|Latitude & Longitude (WGS84):||41° 20' 50'' North , 117° 27' 24'' West|
|Latitude & Longitude (decimal):||41.34722,-117.45685|
|Köppen climate type:||BSk : Cold semi-arid (steppe) climate|
An Hg occurrence/mine located in sec. 15(?), T40N, R40E, .
10 valid minerals.
This geological map and associated information on rock units at or nearby to the coordinates given for this locality is based on relatively small scale geological maps provided by various national Geological Surveys. This does not necessarily represent the complete geology at this locality but it gives a background for the region in which it is found.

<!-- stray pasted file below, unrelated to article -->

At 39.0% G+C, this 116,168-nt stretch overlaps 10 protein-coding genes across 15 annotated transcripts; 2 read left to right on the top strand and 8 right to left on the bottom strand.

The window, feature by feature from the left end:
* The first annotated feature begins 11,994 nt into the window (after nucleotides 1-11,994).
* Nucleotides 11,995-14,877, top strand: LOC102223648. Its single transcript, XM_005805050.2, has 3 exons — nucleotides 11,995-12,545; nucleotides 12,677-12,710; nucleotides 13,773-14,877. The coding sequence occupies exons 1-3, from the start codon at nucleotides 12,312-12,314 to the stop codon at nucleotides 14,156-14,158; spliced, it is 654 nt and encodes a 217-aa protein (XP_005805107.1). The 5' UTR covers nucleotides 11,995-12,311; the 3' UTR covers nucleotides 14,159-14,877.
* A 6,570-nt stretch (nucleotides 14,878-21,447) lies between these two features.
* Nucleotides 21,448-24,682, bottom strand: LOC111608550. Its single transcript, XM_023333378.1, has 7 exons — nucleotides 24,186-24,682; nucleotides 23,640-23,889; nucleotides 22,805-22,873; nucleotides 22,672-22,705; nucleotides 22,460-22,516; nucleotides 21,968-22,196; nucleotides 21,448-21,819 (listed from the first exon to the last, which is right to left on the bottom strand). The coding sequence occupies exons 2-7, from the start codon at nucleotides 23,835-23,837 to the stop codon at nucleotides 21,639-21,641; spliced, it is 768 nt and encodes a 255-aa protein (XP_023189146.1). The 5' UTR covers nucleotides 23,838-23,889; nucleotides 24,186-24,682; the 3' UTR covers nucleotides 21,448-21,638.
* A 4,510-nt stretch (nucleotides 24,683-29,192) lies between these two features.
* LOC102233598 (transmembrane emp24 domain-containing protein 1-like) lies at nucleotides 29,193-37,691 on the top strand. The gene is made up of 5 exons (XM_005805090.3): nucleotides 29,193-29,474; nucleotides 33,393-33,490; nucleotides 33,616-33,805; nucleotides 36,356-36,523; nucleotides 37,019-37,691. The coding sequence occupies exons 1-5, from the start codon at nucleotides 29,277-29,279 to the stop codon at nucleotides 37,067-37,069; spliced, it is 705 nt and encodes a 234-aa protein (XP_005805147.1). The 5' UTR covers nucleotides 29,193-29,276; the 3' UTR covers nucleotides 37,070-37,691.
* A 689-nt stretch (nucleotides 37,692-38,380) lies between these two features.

Click on geological units on the map for more information. Click here to view full-screen map on Macrostrat.org
|Permian - Late Devonian|
252.17 - 382.7 Ma
|Golconda Terrane - Basinal, volcanogenic, terrigenous clastic, and minor carbonate rocks|
Age: Paleozoic (252.17 - 382.7 Ma)
Stratigraphic Name: Banner Formation; Nelson Formation; Black Dyke Formation; Mina Formation; Havallah Formation; Pumpernickel Formation; Inskip Formation; Mitchell Creek Formation; Pablo Formation; Schoonover Formation